Simon Henderson is the Baker fellow and director of the Bernstein Program on Gulf and Energy Policy at The Washington Institute, specializing in energy matters and the conservative Arab states of the Persian Gulf.
Manama is still grappling with the complex challenge of developing ties with Israel while coping with homegrown Shia militancy.
On May 6, Bahrain’s state news agency announced that Israeli Mossad intelligence chief Yossi Cohen had visited the Gulf island kingdom to discuss “ways of boosting cooperation and coordination, security issues, regional developments, and issues of common interest.” The word “Iran” went unmentioned, but it no doubt dominated Cohen’s conversations with the heads of Bahrain’s National Security Agency and Strategic Security Agency, reflecting the intimacy of bilateral ties since last year’s Abraham Accords.
Three days earlier, Bahrain’s handling of a related issue—tensions with elements of its marginalized Shia Muslim majority population, co-religionists of Iran—had come to the fore when the Interior Ministry invited the U.S. charge d’affaires and other senior foreign diplomats to visit Jau prison. Many of the country’s estimated 2,500 Shia detainees are held in this facility, known officially as the “Reformation and Rehabilitation Center.” In March, a coronavirus outbreak had led some prisoners to stage protests, spurring a security crackdown that prompted criticism in foreign media. After the May 3 visit, British ambassador Roddy Drummond tweeted, “We were shown a well-run facility, with good medical provision and measures against Covid...I welcome [the authorities’] engagement on difficult issues raised in the media. I support Bahrain’s intent to continue to reform its judicial and prison system, including more use of alternative sentences.”
The political pot was further stirred by a May 9 report regarding Sheikh Isa Qassim, Bahrain’s most senior Shia cleric, currently living in exile in Iran. He called for a constitution drafted by a parliament chosen in fair and free elections, implicitly questioning the results of the 2018 vote and, by extension, the Sunni royal family.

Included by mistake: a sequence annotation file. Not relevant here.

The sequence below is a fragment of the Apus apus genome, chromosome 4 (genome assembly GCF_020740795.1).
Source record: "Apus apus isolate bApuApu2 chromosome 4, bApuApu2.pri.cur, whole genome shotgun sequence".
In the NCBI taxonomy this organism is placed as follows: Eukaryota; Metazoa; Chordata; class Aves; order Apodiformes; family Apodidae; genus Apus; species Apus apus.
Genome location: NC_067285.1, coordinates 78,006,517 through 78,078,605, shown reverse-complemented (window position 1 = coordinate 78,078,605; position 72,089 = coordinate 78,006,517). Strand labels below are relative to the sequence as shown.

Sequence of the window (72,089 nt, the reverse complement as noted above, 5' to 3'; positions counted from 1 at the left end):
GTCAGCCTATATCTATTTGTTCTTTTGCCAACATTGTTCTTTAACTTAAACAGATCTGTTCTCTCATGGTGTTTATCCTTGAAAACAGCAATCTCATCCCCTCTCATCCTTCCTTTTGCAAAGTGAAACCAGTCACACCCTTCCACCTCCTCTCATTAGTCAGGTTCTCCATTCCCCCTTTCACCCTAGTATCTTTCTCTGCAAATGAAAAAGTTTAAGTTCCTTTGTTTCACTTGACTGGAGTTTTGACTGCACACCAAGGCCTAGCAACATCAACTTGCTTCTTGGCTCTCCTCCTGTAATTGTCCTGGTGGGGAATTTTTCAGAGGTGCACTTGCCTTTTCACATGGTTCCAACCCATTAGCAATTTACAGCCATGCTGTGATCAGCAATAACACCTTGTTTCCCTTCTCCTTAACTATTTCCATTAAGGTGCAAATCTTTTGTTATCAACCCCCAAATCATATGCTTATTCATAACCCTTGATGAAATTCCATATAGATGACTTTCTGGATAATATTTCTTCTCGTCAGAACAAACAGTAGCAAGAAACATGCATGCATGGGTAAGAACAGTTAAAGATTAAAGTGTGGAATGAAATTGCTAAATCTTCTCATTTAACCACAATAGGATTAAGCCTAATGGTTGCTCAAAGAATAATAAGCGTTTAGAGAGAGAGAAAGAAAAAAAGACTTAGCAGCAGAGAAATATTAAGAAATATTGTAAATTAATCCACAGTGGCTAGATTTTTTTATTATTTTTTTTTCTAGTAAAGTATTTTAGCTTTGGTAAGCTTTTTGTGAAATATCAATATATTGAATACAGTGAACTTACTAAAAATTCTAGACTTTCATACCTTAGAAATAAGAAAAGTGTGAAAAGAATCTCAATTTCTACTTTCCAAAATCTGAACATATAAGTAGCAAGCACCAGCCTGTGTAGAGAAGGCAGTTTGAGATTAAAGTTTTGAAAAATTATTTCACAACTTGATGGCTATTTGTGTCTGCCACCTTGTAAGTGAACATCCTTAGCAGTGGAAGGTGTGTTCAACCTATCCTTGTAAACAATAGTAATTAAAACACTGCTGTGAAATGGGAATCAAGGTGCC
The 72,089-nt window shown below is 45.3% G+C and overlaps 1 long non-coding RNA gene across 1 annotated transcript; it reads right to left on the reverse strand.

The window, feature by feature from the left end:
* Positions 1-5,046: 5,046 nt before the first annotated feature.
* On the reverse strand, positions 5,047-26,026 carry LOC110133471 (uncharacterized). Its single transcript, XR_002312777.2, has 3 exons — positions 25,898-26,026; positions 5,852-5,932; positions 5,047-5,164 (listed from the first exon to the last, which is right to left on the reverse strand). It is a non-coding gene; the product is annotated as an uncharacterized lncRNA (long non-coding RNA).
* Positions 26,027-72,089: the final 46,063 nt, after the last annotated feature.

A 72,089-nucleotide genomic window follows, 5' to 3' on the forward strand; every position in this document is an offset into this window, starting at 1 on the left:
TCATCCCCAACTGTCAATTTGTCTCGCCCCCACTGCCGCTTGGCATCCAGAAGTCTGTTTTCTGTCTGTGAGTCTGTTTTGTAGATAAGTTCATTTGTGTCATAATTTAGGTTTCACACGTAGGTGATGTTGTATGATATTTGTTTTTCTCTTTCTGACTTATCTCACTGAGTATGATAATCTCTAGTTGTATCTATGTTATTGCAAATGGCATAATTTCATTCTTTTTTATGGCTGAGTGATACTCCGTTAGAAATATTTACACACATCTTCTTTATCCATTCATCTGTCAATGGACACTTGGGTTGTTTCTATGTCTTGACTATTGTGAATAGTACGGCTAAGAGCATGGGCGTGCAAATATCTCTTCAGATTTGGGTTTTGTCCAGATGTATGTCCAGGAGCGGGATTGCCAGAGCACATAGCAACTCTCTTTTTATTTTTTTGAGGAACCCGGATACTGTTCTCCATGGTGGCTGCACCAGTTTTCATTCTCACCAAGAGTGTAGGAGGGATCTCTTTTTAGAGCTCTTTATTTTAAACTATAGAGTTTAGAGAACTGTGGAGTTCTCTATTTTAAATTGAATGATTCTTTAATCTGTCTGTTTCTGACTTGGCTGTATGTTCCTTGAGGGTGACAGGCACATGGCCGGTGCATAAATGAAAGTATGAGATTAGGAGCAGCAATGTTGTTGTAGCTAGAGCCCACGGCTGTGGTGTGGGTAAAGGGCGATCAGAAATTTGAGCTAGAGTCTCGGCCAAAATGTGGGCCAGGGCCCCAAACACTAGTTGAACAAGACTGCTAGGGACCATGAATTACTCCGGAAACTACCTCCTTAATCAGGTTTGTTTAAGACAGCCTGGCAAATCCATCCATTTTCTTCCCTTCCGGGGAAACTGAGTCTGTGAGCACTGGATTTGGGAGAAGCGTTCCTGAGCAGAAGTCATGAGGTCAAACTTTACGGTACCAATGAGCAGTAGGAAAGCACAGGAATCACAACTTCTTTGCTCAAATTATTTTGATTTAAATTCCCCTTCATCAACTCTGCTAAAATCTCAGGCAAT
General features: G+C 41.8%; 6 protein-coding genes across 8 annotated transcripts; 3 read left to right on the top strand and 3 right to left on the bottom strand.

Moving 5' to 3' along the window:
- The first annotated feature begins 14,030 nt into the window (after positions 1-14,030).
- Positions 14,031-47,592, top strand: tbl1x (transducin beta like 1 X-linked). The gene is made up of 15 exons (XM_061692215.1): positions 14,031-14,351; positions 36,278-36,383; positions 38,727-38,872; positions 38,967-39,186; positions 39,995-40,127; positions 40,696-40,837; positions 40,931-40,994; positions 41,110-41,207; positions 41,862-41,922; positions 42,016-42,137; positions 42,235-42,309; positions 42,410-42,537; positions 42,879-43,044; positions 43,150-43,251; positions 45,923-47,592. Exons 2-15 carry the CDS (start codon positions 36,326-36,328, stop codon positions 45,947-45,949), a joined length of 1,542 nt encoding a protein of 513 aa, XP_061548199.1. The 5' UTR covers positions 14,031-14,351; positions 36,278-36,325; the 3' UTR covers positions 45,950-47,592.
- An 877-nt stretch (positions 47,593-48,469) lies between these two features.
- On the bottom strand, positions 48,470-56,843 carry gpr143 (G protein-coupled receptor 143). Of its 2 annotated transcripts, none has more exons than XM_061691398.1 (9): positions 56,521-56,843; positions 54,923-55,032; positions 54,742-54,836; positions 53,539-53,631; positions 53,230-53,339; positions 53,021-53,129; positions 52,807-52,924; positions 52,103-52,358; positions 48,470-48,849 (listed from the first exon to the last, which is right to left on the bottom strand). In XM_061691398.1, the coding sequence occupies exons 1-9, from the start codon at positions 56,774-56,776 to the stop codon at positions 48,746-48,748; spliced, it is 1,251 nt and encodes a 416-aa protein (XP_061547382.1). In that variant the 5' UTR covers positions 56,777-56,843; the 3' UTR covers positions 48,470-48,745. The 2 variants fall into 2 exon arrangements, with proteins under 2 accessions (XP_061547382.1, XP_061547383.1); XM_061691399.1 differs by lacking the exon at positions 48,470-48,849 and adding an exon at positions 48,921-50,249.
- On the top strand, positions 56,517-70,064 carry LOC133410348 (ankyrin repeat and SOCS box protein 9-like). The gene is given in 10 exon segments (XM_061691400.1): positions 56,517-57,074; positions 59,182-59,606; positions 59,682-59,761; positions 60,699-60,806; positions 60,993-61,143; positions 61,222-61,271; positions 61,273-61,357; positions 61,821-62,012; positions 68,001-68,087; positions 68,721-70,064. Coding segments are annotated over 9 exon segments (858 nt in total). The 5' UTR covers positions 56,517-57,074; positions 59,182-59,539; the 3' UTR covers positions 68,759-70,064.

Although local demonstrations and acts of violence have decreased substantially in recent years, the relative quiet seems more a consequence of firm government action than any conciliation efforts. A 2011 uprising was put down savagely with armed support from Saudi Arabia and the United Arab Emirates. The rallying point of those protests, the Pearl Monument, was demolished, and the traffic circle around it was reconfigured, but tensions persisted. For years, the U.S. embassy website included a map marking Shia neighborhoods that American personnel were instructed to avoid, much to the irritation of Bahraini officials worried about the state’s image. The map has since been removed, but a 2020 security alert is still in effect advising caution for U.S. citizens “country-wide.”
In parallel to these tensions, royal family politics remain in flux following the November death of long-serving prime minister Khalifa bin Salman, uncle to King Hamad. Day-to-day running of the country has largely been delegated to two men: the new prime minister, Crown Prince Salman bin Hamad, who handles economic affairs, and his much younger half-brother Nasser bin Hamad, who is national security advisor. Yet King Hamad—whose personal focus on religious coexistence underpins Bahrain’s ties with Israel—seemingly rebalanced his sons’ portfolios on April 23, appointing Nasser as chairman of the investment arm of the National Oil and Gas Authority (NOGA), which acts as a sovereign wealth fund.
Notably, Salman is said to be comparatively liberal toward the Shia community and in favor of commuting the sentences of certain prisoners. By contrast, Nasser is associated with royal hardliners who favor a tough approach to Bahraini Shia and Iran.
For their part, U.S. officials are anxious to preserve the longstanding bilateral relationship, most obviously the base and headquarters that Bahrain provides for the U.S. Fifth Fleet, Naval Forces Central Command (NAVCENT), and the associated 10,000 resident personnel. The unstated mission of these forces is to protect U.S. interests and Gulf oil/gas exports from Iranian threats.
Meanwhile, the island’s budding normalization with Israel is fraught with potential sensitivities. Bahraini goods are beginning to appear in Israeli supermarkets, but Israelis intending to visit the kingdom when direct flights start next month may find less warmth from the citizenry than they have from the government, especially given recent clashes with Palestinians in Jerusalem. Hostility toward Israel is common among Bahraini Shia and Sunnis alike—after a group of rabbis visited four years ago, for example, Sunni activists symbolically washed a street where they had walked. Manama has found a way to manage these challenges successfully in recent years, but the careful balancing act may need to continue indefinitely.
Simon Henderson is the Baker Fellow and director of the Bernstein Program on Gulf and Energy Policy at The Washington Institute, and author of its 2019 succession essay “Bahrain After the Prime Minister.”